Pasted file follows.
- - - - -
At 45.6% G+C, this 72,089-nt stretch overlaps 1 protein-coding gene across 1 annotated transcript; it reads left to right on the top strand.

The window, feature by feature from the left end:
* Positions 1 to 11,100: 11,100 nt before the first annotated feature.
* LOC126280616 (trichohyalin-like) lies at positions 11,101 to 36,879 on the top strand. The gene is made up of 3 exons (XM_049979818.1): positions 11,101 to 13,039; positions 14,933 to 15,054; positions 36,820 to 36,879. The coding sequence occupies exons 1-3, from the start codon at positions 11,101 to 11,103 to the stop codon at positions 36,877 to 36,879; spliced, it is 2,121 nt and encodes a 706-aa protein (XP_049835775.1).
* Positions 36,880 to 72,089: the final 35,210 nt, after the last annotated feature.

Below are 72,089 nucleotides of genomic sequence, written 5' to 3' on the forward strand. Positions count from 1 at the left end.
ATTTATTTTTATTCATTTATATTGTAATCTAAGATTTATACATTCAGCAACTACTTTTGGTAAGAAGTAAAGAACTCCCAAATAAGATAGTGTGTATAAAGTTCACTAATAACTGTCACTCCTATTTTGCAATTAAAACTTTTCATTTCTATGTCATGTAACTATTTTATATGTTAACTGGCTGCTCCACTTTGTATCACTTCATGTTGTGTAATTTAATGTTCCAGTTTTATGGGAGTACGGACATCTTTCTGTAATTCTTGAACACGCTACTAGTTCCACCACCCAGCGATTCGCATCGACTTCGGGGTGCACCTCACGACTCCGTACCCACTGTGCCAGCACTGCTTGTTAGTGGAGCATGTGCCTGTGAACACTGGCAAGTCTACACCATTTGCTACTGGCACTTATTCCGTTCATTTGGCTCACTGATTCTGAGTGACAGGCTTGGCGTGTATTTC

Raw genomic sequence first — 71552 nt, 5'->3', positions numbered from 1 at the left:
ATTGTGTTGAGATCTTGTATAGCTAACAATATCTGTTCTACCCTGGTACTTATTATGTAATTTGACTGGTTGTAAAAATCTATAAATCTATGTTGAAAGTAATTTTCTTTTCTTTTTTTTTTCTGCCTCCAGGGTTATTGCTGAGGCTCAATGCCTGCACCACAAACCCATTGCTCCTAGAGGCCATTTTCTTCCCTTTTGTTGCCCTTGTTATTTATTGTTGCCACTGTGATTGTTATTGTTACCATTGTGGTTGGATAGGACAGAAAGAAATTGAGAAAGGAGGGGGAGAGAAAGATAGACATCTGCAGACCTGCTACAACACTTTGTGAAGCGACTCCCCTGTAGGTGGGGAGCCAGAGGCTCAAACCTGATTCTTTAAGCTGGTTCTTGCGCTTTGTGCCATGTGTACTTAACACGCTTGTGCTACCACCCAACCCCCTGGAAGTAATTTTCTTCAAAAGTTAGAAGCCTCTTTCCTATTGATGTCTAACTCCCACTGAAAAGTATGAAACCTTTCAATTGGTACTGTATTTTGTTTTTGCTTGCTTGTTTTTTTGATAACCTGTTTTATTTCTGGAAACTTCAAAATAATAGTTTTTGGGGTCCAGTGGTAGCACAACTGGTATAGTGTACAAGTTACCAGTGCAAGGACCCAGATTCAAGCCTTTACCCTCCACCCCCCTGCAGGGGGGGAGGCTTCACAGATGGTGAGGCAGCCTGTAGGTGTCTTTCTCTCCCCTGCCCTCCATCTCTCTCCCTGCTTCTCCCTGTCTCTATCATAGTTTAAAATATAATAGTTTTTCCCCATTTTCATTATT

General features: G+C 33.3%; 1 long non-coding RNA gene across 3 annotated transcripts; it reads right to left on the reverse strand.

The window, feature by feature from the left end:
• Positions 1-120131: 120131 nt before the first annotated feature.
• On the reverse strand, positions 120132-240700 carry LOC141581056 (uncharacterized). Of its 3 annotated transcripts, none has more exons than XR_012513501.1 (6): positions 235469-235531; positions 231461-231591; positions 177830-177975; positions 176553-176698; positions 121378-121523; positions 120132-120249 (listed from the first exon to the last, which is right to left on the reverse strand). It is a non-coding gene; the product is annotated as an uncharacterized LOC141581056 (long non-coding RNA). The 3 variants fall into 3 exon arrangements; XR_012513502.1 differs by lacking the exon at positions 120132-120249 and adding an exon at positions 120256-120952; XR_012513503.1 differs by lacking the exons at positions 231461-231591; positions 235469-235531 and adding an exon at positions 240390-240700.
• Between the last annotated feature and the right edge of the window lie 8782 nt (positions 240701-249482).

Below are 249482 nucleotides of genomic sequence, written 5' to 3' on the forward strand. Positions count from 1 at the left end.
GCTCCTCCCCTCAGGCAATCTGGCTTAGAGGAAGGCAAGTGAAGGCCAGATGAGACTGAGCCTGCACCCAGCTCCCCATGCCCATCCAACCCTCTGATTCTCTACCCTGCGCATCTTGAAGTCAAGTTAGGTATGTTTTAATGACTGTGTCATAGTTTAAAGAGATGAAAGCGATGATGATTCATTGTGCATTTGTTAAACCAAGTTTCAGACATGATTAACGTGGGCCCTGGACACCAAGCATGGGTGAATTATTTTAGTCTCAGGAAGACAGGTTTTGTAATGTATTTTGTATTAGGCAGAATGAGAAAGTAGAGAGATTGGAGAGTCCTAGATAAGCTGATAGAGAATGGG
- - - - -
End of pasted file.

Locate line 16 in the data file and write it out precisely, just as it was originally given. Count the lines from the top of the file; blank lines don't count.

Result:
GCTCCTCCCCTCAGGCAATCTGGCTTAGAGGAAGGCAAGTGAAGGCCAGATGAGACTGAGCCTGCACCCAGCTCCCCATGCCCATCCAACCCTCTGATTCTCTACCCTGCGCATCTTGAAGTCAAGTTAGGTATGTTTTAATGACTGTGTCATAGTTTAAAGAGATGAAAGCGATGATGATTCATTGTGCATTTGTTAAACCAAGTTTCAGACATGATTAACGTGGGCCCTGGACACCAAGCATGGGTGAATTATTTTAGTCTCAGGAAGACAGGTTTTGTAATGTATTTTGTATTAGGCAGAATGAGAAAGTAGAGAGATTGGAGAGTCCTAGATAAGCTGATAGAGAATGGG